When Signature Bank and Silicon Valley Bank were placed in receivership, the Federal Deposit Insurance Corporation (FDIC) transferred their respective assets to “bridge depository institutions” a/k/a “bridge banks.” The Signature Bridge Bank, N.A. and Silicon Valley Bridge Bank, N.A., subsequently sold “substantially all” of their assets to Flagstar Bank, N.A. (Flagstar) and First-Citizens Bank & Trust Company (First-Citizens), respectively, but excluded certain assets:
$60 billion dollars of loans held by Signature Bridge Bank remain in receivership for disposition by the FDIC.
$90 billion in securities and “other assets” held by Silicon Valley Bridge Bank remain in receivership for disposition by the FDIC.
Flagstar did not acquire merchant bank accounts, credit card loans, multi-family loans, construction loans, development loans and subscription finance loans. The Wall Street Journal recently reported that the FDIC has retained Newmark Group to sell roughly $60 billion of SB loans that were not sold to Flagstar Bank. These loans, many of which are reported to constitute New York-based commercial property loans, remain under FDIC receivership and are expected to be sold off at enough of a loss to cause reconsideration of the market value of property loans generally.
The FDIC as receiver and First-Citizens entered into a loss-share transaction for the commercial loans that First-Citizens purchased, under which the FDIC as receiver and First-Citizens will share in the losses and potential recoveries. The FDIC projects that the loss-share transaction will maximize recoveries on these assets by keeping them in the private sector.
Am I still required to pay my loan?
Yes. The FDIC continues to instruct borrowers of loans, transferred or not, to continue making their loan payments as usual unless notified otherwise. Borrowers who stop making their loan payments should expect to be defaulted. The FDIC is obligated to maximize the value of failed bank loan portfolios, and we fully expect that the FDIC as receiver and the purchaser(s) of loans from the bridge banks will seek to enforce them. Borrowers are well advised to avoid default status, with its accompanying increase in interest, penalties and fees.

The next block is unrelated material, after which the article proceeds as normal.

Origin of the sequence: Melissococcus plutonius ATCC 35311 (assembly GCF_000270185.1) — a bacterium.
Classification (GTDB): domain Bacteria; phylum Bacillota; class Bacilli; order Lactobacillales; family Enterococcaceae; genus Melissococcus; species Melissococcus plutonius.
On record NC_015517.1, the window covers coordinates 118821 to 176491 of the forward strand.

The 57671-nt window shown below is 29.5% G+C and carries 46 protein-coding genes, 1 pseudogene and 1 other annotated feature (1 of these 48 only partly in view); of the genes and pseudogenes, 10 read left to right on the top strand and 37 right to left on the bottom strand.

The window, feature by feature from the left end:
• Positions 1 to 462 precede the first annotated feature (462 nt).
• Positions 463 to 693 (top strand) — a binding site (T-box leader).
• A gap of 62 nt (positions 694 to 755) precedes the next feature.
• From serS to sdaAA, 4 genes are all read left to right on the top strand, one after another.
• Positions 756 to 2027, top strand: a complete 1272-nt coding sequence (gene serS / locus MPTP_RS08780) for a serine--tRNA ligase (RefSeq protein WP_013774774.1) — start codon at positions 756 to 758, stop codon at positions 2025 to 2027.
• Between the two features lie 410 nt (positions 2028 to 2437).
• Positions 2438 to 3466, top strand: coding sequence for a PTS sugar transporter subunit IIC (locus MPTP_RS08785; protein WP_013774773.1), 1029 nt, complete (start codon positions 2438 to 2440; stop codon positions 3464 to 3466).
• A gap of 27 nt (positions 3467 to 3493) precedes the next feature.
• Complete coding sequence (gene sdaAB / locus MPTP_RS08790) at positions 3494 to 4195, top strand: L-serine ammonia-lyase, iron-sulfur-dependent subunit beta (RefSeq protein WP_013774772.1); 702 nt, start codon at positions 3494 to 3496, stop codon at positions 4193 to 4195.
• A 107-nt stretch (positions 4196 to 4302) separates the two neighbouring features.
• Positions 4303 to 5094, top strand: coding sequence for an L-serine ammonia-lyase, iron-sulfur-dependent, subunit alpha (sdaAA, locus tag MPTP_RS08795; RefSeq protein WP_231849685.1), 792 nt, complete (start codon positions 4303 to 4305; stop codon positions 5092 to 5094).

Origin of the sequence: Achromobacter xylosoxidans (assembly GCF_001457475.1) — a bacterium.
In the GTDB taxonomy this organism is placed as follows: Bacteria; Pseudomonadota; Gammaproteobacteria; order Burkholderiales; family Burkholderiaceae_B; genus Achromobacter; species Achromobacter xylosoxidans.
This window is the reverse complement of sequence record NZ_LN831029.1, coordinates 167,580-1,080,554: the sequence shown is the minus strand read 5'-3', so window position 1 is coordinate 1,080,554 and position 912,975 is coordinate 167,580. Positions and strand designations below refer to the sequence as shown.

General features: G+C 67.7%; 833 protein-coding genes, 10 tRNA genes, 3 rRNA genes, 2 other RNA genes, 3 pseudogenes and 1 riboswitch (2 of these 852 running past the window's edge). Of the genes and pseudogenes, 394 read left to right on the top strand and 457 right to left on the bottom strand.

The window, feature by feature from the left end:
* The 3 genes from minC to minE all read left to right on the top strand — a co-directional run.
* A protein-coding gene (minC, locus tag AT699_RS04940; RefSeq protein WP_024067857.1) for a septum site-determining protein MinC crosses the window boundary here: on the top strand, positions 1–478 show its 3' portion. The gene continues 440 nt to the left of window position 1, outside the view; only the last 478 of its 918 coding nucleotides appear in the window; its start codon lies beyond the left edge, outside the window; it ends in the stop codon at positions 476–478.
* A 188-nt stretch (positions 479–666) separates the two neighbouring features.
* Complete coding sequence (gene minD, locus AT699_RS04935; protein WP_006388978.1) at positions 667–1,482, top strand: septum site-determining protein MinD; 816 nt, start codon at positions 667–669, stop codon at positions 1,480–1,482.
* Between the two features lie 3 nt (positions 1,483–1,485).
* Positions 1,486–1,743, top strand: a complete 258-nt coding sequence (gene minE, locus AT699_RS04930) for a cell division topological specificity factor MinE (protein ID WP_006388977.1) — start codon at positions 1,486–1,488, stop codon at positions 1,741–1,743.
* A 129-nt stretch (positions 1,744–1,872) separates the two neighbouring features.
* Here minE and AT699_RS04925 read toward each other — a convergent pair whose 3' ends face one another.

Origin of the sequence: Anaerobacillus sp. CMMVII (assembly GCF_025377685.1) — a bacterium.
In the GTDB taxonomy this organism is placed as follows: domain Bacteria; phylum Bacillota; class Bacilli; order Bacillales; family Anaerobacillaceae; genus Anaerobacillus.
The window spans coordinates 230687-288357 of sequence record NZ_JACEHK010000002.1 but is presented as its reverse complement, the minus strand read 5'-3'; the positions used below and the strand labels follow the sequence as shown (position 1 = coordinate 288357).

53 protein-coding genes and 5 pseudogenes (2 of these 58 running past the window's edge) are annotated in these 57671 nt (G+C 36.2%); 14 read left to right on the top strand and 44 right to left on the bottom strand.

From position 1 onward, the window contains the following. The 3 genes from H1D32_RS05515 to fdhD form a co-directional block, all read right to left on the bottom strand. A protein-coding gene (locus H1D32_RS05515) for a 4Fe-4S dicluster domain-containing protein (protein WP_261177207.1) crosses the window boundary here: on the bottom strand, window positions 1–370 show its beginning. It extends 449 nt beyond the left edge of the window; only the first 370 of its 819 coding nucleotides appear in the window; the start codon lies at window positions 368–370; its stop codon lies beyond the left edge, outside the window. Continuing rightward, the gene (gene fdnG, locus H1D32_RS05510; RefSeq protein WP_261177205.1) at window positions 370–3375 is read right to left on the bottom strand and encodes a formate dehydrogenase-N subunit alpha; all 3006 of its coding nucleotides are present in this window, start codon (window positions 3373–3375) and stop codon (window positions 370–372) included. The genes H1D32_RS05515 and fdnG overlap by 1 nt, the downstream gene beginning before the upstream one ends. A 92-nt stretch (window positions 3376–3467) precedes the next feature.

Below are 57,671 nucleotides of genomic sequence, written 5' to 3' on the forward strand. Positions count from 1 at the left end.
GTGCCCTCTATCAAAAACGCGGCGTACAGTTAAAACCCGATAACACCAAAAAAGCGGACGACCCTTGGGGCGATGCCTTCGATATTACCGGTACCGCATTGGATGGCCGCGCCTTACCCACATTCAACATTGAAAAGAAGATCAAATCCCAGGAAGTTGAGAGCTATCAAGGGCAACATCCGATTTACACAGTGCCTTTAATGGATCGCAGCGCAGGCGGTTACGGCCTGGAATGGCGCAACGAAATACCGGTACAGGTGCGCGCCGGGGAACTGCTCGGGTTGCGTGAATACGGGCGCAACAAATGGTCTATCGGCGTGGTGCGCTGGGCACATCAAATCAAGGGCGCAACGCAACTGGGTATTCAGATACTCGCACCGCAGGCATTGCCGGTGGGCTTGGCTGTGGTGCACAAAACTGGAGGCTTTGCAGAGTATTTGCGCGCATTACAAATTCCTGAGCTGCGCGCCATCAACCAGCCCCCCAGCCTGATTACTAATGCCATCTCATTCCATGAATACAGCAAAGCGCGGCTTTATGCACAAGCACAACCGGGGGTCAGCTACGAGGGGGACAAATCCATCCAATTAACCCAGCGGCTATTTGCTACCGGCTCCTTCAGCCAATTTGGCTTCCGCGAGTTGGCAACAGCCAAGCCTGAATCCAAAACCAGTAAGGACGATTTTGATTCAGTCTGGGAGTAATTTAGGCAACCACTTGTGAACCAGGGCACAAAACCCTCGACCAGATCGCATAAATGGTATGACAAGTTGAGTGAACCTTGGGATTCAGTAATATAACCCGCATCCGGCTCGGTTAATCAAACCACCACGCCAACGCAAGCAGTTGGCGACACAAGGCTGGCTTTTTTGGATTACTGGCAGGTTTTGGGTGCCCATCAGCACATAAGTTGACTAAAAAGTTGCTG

Interest on construction loans is normally funded by draws on the loan. Can the FDIC refuse to make advances and require borrowers to start paying out of pocket?
Loans transferred to Flagstar and First-Citizens should be serviced as usual. As we have advised from the inception of this bank failure, none of the credit facilities administered by the FDIC as receiver, whether through a bridge bank or not, can be counted on for making future draws. Despite the intent of Congress that the bridge banks “should - continue to honor commitments” made by the failed banks to “creditworthy customers,” there is no requirement that the bridge banks must continue to do so. Borrowers who are relying on these loan agreements to make future draws should be replacing them or at least putting contingency plans in place. The longer it takes for the FDIC to sell off failed bank assets the worse the outcomes tend to be.
The FDIC as receiver can put and call assets to the bridge banks, and can “repudiate” within a reasonable time period any contract that was entered into before its appointment as receiver pursuant to the Financial Institutions Reform, Recovery, and Enforcement Act (“FIRREA”), 12 U.S.C. § 1821(e). Under § 1821(e)(3), when the FDIC as receiver repudiates a contractual obligation, it relieves the FDIC from performing any unperformed obligations of the contract and only entitles the other party to make an administrative claim against the FDIC as receiver under FIRREA for actual direct compensatory damages against the assets of the failed financial institution. If the FDIC as receiver exercises its repudiation authority, it would render the borrower a limited-rights creditor of the failed bank, who would have to file an administrative proof of claim with the FDIC as receiver and may get paid nothing or next to nothing—years from now.